Here are some song sheet front pages of Leslie’s
(LtoR) Girl unknow, Diane (just behind Leslie), Keith Grant, Elaine Dunnell (landlady of Bull Hotel, Wrotham, Kent) and Ann-Marie (her young daughter, sporting a fun hat). circa 1985/86, (Leslie played every Sunday lunchtime – sometime with Keith on drums).
I would like to tell about our wonderful friendship with Leslie Baguley, who wrote the song ‘Nice to Know You Care’. He had written a few hits in the 50’s and was such a talented jazz pianist.
He was a lovely man, no taller than 5foot, but with such a humungous personality – wearing a 10gallon Stetson hat (which we now possess).
Leslie was born in England’s West Country, but was brought up in America. With his wonderful pseudo-English accent, you couldn’t help warm to him big time. Keith and his business partner, David Capstick had employed Leslie to play piano every evening in the Steering Wheel Club in Curzon Street, Mayfair, London.
Nearly 30 years ago, Keith and I would take him to play piano (with Keith accompanying him on drums) in The Bull at Wrotham, Kent. He was so popular where-ever he played, often being asked to play at this or that function. I remember the Lady of the Manor asked for him to play for her at the Manor (he played classical music on her lovely grand piano).
When he was taken ill, he phoned Keith and said ‘I’m sorry, I can’t make the gig, I’m dying’ and he did. That’s a pro musician for you.
His funeral took place at Elmers End, South East London and the little chapel was absolutely packed with so many stars. His friend, with whom he wrote ‘Nice to Know You Care’, namely Normal Newell, (b.25jan1919, OBE-2003, d.1dec2004) came over (especially for the funeral) from America. He told us they had appeared on The London Palladium in the ‘50’s, but had been too zany for that time. He proceeded to tell us a couple of jokes, so there was plenty of laughter. The London Savoy Hotel’s famous resident pianist and his singer wife (whose names escape me for the moment – sorry, will correct later) played and sang for us and we applauded (not done at funerals in those days). Even his taxi driver (who took him home from London to Hayes, Kent each evening) attended. Keith quite expected the coffin lid to open up and say “I’m back” (he would always tell me ‘I’m dying Diane’ when in our car – lie down, then pop back up and say “I’m back again Diane”). Obviously everyone went to the pub next door. Then six or eight of us decided to have a drink at the Bull in Wrotham, to ‘say our farewells’. Keith, David and I did not manage to escape. We got snowed in for a week!!! Our bar bill came to £649 (having already spent £3or400 on the day). Quite lot of money in 1987. The best ‘wake’ we have ever been to!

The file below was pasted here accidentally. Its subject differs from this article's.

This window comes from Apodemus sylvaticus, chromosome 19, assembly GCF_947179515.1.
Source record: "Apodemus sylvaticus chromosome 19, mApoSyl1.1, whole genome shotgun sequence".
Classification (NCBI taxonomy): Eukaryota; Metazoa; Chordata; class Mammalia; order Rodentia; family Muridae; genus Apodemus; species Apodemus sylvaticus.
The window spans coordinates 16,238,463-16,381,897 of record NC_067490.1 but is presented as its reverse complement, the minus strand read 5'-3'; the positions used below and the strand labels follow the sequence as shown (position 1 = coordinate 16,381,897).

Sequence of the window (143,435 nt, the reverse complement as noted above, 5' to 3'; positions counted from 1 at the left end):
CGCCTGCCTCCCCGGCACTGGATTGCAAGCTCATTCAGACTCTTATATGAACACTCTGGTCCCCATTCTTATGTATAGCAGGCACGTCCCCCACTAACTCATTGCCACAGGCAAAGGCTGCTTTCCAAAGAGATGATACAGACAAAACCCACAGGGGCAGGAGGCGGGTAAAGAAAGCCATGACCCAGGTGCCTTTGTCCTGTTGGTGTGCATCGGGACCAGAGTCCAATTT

Diane and Keith
P.S. A special thanks to Bob Dwyer’s Bix & Pieces, who played Leslie’s song ‘Nice to Know You Care’ on 28 March 2014 (see the write-up for that date).
‘I’m Happy Right Here’ (1947), Lyrics by Norman Newell, Music by Leslie Baguley. Featured & Broadcast by Foresythe, Seaman and Farrell.
‘Nice To Know You Care’ (1949), Lyrics by Norman Newell, Music by Leslie Baguley.
‘Come Home To My Arms’ (1956), Words by Emily Jane, Music by Leslie Baguley. Recorded by Dorothy Squires on PYE-NIX Records. (Dorothy wrote under the name of Emily Jane.
XTRA – XTRA
Having requested any of Leslie’s family to get in touch, I was thrilled to receive an email from his son, as follows:
This is Craig Baguley, Les’s son. Just saw you mention my father on YouTube (Tony Brent – Nice To Know You Care). I’ve just viewed your tribute page to my Dad, which is wonderful. I guess I would have met you and Keith at the funeral in Elmers End. Actually, it wasn’t Norman Newell who came, it was Danny Arnold, a lovely man who partnered Les for years in a variety act (called Arnold & McGooley, believe it or not). He was a great one for telling stories. Danny also ran a Western saloon-style show at summer seasons in the UK (Margate and Cleethorpes) and also in Germany and Dad was the saloon piano player, complete with bowler hat…
Most of you know, Keith (being a luddite) hates computers, but the power of the internet, although can be terrible, it is also wonderful in many ways, hearing from Craig being one of them. So lovely to have heard from you Craig.
MORE XTRA – XTRA!
Please see email received from Australia 25 February 2015
I have just spent a wonderful hour or so reading all about Les Baguley on the net!